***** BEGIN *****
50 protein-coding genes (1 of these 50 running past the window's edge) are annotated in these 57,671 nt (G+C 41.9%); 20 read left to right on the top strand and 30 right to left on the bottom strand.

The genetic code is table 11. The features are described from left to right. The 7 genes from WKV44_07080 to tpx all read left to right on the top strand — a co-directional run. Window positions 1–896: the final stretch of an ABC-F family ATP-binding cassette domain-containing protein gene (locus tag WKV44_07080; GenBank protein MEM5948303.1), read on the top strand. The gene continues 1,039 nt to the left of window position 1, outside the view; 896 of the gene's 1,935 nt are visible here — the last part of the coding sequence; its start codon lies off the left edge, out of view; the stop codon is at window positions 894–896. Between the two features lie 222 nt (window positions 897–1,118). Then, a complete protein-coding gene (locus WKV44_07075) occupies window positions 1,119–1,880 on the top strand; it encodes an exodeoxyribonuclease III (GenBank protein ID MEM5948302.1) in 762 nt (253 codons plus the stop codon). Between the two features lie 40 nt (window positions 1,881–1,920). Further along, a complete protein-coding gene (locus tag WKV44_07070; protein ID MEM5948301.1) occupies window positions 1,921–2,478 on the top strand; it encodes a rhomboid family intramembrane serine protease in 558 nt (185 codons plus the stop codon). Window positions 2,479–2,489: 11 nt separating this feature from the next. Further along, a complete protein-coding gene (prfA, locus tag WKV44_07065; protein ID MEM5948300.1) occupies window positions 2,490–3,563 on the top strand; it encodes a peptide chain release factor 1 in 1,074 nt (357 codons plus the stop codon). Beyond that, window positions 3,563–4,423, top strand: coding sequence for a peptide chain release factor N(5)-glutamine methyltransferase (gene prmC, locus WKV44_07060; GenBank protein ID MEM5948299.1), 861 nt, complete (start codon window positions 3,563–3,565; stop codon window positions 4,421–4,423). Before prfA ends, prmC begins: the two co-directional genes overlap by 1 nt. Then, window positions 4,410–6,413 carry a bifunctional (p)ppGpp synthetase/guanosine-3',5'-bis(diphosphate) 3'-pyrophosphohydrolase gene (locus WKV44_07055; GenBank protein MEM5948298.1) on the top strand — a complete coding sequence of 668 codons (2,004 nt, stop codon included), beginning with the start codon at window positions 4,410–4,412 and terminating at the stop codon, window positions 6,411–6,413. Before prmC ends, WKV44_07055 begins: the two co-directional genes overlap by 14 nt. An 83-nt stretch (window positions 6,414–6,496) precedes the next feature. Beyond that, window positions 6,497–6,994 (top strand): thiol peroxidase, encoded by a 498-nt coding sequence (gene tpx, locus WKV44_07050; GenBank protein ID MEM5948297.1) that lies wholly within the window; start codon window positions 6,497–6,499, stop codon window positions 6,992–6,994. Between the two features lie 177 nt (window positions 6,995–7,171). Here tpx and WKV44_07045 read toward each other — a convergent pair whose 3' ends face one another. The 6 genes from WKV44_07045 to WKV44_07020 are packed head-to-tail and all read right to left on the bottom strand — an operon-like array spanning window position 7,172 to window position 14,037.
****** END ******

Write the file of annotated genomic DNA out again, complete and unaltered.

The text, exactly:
50 protein-coding genes (1 of these 50 running past the window's edge) are annotated in these 57,671 nt (G+C 41.9%); 20 read left to right on the top strand and 30 right to left on the bottom strand.

The genetic code is table 11. The features are described from left to right. The 7 genes from WKV44_07080 to tpx all read left to right on the top strand — a co-directional run. Window positions 1–896: the final stretch of an ABC-F family ATP-binding cassette domain-containing protein gene (locus tag WKV44_07080; GenBank protein MEM5948303.1), read on the top strand. The gene continues 1,039 nt to the left of window position 1, outside the view; 896 of the gene's 1,935 nt are visible here — the last part of the coding sequence; its start codon lies off the left edge, out of view; the stop codon is at window positions 894–896. Between the two features lie 222 nt (window positions 897–1,118). Then, a complete protein-coding gene (locus WKV44_07075) occupies window positions 1,119–1,880 on the top strand; it encodes an exodeoxyribonuclease III (GenBank protein ID MEM5948302.1) in 762 nt (253 codons plus the stop codon). Between the two features lie 40 nt (window positions 1,881–1,920). Further along, a complete protein-coding gene (locus tag WKV44_07070; protein ID MEM5948301.1) occupies window positions 1,921–2,478 on the top strand; it encodes a rhomboid family intramembrane serine protease in 558 nt (185 codons plus the stop codon). Window positions 2,479–2,489: 11 nt separating this feature from the next. Further along, a complete protein-coding gene (prfA, locus tag WKV44_07065; protein ID MEM5948300.1) occupies window positions 2,490–3,563 on the top strand; it encodes a peptide chain release factor 1 in 1,074 nt (357 codons plus the stop codon). Beyond that, window positions 3,563–4,423, top strand: coding sequence for a peptide chain release factor N(5)-glutamine methyltransferase (gene prmC, locus WKV44_07060; GenBank protein ID MEM5948299.1), 861 nt, complete (start codon window positions 3,563–3,565; stop codon window positions 4,421–4,423). Before prfA ends, prmC begins: the two co-directional genes overlap by 1 nt. Then, window positions 4,410–6,413 carry a bifunctional (p)ppGpp synthetase/guanosine-3',5'-bis(diphosphate) 3'-pyrophosphohydrolase gene (locus WKV44_07055; GenBank protein MEM5948298.1) on the top strand — a complete coding sequence of 668 codons (2,004 nt, stop codon included), beginning with the start codon at window positions 4,410–4,412 and terminating at the stop codon, window positions 6,411–6,413. Before prmC ends, WKV44_07055 begins: the two co-directional genes overlap by 14 nt. An 83-nt stretch (window positions 6,414–6,496) precedes the next feature. Beyond that, window positions 6,497–6,994 (top strand): thiol peroxidase, encoded by a 498-nt coding sequence (gene tpx, locus WKV44_07050; GenBank protein ID MEM5948297.1) that lies wholly within the window; start codon window positions 6,497–6,499, stop codon window positions 6,992–6,994. Between the two features lie 177 nt (window positions 6,995–7,171). Here tpx and WKV44_07045 read toward each other — a convergent pair whose 3' ends face one another. The 6 genes from WKV44_07045 to WKV44_07020 are packed head-to-tail and all read right to left on the bottom strand — an operon-like array spanning window position 7,172 to window position 14,037.